The Syracuse Crunch had a four game week and basically split it right down the middle. They played two home games and two road games. They won two games and lost two games. They won a game against Utica and lost a game against Utica. They scored 12 goals and surrendered 12 goals.
That’s about as even as you can get.
It also concluded one of their more brutal stretches of the season where they played six games in nine nights. They also split those six games right down the middle, going 3-3, which only allowed them to tread water in the standings. The North Division has gotten off to a competitive start with only eight points separating the first place Marlies from the last place Devils. The Crunch are right in the middle of the pack, five points behind Toronto and three points ahead of Binghamton (with a game in hand).
The Crunch stayed relatively healthy during that stretch, as only Gemel Smith missed time due to injury. With the schedule stabilizing a bit hopefully they can get on a run, as there were some encouraging signs that things might be pointed in the right direction. Boris Katchouk has found his scoring touch, while the team’s special teams continue to be above average (even with a little bit of a rocky stretch for the penalty kill).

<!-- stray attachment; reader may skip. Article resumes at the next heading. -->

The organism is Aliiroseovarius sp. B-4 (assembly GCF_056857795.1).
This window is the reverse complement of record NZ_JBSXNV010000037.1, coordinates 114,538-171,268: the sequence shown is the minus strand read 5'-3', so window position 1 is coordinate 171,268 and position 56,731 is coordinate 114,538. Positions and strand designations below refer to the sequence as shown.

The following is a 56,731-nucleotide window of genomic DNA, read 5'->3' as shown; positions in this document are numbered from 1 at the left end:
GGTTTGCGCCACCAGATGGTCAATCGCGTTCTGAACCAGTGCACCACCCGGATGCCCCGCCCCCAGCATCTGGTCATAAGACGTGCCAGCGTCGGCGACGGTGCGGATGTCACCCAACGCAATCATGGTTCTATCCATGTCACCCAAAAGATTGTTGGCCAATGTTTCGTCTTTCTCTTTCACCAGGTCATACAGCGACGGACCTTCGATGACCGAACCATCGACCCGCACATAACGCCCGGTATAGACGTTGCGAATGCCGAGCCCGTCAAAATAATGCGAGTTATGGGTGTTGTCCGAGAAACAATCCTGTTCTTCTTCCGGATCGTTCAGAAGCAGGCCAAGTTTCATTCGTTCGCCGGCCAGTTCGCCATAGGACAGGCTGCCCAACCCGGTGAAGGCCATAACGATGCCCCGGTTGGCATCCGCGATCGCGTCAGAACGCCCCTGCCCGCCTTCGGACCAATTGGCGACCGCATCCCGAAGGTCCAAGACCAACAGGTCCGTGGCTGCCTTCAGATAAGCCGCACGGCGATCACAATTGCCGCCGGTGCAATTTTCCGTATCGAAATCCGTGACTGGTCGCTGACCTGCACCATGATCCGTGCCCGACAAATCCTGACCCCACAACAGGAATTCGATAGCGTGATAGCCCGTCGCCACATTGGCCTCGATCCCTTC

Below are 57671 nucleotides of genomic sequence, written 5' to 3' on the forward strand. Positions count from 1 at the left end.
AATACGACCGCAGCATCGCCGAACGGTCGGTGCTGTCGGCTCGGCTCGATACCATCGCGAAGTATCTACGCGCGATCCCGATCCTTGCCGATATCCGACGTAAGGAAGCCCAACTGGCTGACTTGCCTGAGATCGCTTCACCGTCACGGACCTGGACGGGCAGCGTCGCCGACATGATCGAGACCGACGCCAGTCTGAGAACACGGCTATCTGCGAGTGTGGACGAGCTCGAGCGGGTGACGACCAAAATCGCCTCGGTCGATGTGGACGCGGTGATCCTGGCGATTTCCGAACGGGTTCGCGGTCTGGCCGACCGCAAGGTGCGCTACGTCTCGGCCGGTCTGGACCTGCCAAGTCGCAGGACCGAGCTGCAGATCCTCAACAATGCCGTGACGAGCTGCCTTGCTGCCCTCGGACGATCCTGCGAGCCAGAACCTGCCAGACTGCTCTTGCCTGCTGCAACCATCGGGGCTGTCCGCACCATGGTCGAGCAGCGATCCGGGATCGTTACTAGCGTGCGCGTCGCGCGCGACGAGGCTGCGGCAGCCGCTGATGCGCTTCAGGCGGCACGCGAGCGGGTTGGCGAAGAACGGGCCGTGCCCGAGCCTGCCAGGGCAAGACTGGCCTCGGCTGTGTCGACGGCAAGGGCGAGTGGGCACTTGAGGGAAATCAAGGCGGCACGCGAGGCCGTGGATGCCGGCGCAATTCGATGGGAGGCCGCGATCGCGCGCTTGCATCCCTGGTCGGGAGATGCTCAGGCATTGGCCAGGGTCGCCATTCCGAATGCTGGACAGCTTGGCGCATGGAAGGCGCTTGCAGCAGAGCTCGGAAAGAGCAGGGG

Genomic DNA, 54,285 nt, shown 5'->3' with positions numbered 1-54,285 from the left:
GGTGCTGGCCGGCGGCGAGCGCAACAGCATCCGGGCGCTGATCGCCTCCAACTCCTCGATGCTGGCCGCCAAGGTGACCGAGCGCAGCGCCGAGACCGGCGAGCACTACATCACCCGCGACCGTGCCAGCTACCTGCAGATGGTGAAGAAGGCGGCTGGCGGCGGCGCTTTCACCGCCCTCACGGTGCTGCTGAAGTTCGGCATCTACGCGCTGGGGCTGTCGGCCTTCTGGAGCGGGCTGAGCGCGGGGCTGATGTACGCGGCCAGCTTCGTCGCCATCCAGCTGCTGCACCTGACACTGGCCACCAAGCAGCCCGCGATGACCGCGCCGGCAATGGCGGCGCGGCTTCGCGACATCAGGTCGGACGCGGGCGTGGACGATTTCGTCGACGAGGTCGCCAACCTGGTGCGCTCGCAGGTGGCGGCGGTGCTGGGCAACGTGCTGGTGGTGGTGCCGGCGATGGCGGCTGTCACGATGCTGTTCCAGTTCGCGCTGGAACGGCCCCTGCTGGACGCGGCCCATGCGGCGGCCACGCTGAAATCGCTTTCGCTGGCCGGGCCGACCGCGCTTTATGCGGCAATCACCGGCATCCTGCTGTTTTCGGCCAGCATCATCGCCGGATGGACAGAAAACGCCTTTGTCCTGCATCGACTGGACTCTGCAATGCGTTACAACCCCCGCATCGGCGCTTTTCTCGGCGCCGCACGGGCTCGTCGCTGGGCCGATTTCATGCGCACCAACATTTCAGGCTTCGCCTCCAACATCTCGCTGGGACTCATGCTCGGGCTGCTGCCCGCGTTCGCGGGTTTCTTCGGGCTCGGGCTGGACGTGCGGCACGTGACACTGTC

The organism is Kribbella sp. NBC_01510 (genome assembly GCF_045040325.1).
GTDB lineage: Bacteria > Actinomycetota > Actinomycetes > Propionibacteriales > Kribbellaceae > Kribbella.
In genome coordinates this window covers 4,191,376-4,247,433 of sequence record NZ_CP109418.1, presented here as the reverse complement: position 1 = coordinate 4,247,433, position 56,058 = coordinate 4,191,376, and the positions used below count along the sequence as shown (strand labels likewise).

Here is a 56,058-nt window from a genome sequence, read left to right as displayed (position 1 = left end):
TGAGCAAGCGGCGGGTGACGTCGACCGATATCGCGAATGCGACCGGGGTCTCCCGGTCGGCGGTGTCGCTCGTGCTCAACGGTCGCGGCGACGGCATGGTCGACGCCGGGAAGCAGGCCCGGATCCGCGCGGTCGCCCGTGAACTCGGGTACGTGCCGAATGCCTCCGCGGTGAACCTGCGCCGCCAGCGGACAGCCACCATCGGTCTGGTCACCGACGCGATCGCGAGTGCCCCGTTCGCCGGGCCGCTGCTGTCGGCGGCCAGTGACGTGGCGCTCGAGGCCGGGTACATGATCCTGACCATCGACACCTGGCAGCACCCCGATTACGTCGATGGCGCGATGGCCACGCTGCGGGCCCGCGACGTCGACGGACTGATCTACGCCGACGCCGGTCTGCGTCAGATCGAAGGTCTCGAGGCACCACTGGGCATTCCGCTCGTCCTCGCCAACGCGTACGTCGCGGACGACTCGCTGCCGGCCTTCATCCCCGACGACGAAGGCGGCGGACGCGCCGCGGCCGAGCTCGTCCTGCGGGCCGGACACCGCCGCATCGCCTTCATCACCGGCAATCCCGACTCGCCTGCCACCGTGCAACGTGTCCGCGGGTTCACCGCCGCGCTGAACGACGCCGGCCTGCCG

Sixteen games into a season is enough time to get a feel for how the remainder of the season is going to go. For the Crunch, much like their affiliate in Tampa, it’s definitely going to be more of a grind than last season. In the end that might not be the worst thing to happen to this team. Blowing through the regular season was fun last year, but the first round exit wasn’t. With a little more adversity to go along with their experience maybe that will get the team a little more mentally prepared for the postseason (assuming they make it, of course).
Gemel Smith returned to action on Saturday for the first time since he sustained an undisclosed injury last Friday against Belleville. His absence left a bit of a hole in the top six considering Smith had been one of the best forwards throughout the start of the season, although the loss was mitigated a bit by the return of Alex Volkov.
Smith’s injury opened a spot on the power play which gave Boris Katchouk a chance to pick up some playing time with the extra skater...A chance he took advantage of.
(...Then there was that one ice resurfacer...)
Coming and Going
Alex Volkov and Scott Wedgewood were returned to Syracuse from Tampa following the Lightning’s trip to Sweden. Wedgewood didn’t see any action on the trip as the emergency backup goalie, but Volkov did receive regular playing time during his 4-game stint in the NHL. It was interesting to see Coach Groulx call out Volkov a bit after his first game back, noting that he needed to play better and not lose focus following his demotion.
As a corresponding move to Wedgewood’s return, Zach Fucale was loaned back to Orlando after serving as Spencer Martin’s backup for a few games.